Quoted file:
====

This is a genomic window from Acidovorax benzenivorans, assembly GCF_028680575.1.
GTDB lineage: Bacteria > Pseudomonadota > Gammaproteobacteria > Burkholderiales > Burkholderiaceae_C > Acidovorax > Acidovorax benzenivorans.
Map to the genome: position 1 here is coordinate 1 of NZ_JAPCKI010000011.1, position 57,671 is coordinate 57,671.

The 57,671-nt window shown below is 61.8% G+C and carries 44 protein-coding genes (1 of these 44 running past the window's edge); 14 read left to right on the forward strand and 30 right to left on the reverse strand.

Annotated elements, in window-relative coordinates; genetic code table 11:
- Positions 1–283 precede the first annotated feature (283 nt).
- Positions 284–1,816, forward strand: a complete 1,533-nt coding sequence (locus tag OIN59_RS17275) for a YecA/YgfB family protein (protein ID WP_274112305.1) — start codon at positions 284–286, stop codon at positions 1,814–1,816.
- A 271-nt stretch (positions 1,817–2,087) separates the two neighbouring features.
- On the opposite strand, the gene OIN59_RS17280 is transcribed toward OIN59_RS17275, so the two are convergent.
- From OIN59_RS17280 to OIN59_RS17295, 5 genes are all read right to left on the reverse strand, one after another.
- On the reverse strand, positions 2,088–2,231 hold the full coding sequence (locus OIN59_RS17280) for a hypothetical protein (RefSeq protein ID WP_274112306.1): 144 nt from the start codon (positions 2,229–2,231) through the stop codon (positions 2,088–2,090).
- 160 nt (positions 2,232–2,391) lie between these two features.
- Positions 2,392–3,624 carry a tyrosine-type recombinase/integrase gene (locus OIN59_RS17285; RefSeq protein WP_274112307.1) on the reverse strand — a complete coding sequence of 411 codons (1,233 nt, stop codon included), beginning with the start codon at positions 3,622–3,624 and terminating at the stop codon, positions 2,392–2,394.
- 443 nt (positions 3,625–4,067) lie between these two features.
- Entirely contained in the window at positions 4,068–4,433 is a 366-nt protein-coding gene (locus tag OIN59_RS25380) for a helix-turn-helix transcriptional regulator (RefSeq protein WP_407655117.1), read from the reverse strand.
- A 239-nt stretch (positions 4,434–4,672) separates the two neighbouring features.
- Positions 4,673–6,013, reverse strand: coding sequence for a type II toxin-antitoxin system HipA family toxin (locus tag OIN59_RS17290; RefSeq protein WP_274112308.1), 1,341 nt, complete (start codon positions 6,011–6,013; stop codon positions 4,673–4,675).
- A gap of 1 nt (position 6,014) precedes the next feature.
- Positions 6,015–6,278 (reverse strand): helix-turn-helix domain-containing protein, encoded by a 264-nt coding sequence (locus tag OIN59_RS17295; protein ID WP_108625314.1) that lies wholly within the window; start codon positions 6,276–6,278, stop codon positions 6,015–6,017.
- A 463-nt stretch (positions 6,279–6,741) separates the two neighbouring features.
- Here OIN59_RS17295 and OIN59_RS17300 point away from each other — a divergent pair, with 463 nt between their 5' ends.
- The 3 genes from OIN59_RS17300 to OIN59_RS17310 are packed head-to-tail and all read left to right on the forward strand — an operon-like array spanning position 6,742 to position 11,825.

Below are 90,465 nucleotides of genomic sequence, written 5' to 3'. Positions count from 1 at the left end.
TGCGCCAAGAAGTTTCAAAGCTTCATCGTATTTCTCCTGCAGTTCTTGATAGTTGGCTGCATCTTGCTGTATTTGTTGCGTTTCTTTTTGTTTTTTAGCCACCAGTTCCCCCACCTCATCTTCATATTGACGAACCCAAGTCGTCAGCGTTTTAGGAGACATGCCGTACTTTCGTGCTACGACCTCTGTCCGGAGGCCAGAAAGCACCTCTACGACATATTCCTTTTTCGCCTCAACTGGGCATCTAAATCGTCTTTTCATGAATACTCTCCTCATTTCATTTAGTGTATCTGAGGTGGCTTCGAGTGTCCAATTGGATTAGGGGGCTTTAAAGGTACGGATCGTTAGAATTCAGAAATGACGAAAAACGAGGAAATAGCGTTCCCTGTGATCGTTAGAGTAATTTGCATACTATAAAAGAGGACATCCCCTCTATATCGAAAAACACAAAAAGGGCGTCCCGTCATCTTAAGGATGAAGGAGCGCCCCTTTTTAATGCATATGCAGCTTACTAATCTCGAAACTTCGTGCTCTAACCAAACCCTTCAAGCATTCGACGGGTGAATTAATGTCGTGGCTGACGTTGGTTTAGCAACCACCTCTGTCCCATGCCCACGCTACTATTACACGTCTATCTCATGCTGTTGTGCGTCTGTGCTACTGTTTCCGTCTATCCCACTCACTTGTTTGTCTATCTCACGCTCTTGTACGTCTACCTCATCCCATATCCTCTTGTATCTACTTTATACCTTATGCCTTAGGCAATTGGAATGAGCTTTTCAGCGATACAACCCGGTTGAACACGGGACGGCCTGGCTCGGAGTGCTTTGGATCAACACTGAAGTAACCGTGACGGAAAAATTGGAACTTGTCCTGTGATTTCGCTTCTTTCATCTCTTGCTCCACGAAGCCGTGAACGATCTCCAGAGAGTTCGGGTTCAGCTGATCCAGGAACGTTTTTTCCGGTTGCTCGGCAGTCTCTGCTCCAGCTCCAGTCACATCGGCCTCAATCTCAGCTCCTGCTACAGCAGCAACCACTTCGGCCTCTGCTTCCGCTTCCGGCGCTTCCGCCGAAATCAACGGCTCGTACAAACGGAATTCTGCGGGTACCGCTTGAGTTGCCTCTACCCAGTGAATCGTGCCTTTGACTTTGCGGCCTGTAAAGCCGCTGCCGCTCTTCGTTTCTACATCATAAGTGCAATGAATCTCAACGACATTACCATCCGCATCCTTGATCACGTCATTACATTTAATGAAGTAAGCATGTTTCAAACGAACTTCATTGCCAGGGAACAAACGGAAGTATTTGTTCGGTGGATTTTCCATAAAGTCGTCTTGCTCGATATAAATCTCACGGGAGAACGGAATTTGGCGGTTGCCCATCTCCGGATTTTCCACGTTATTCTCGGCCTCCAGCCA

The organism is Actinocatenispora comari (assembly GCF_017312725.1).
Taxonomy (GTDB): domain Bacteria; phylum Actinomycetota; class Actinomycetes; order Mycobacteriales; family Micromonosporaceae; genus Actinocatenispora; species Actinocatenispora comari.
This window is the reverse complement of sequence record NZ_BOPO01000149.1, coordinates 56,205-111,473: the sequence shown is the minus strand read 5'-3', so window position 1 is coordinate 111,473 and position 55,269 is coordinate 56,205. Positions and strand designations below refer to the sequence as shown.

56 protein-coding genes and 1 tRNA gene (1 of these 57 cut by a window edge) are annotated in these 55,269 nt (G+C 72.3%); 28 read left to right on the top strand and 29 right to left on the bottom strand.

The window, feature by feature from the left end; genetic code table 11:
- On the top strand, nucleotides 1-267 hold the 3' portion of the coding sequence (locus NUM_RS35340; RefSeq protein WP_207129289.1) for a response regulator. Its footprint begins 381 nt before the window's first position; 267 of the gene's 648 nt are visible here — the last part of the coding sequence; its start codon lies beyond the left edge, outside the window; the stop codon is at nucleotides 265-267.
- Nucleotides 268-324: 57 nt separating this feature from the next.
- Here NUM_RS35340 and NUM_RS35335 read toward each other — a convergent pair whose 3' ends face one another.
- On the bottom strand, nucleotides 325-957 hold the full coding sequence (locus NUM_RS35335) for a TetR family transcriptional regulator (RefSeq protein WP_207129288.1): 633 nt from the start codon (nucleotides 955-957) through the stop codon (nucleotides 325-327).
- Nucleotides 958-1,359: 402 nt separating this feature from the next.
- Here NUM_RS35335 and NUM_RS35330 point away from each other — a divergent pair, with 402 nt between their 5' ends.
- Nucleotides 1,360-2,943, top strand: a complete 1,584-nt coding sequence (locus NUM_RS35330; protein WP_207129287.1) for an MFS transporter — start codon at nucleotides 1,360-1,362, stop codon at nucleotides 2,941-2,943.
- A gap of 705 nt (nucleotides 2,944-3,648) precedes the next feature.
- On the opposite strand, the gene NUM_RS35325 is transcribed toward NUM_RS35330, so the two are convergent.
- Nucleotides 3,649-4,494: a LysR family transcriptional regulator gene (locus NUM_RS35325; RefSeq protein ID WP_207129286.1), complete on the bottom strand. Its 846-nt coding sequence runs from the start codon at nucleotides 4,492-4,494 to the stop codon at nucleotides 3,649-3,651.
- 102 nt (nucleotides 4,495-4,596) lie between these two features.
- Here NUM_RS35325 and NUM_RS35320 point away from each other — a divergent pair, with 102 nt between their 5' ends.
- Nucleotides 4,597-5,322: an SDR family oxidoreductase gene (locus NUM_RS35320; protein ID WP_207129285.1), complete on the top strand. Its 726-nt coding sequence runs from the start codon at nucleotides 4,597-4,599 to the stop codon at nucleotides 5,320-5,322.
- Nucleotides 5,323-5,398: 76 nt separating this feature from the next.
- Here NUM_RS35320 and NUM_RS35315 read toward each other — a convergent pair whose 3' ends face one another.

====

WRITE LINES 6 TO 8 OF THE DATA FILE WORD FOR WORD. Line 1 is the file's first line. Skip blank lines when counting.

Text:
- Positions 1–283 precede the first annotated feature (283 nt).
- Positions 284–1,816, forward strand: a complete 1,533-nt coding sequence (locus tag OIN59_RS17275) for a YecA/YgfB family protein (protein ID WP_274112305.1) — start codon at positions 284–286, stop codon at positions 1,814–1,816.
- A 271-nt stretch (positions 1,817–2,087) separates the two neighbouring features.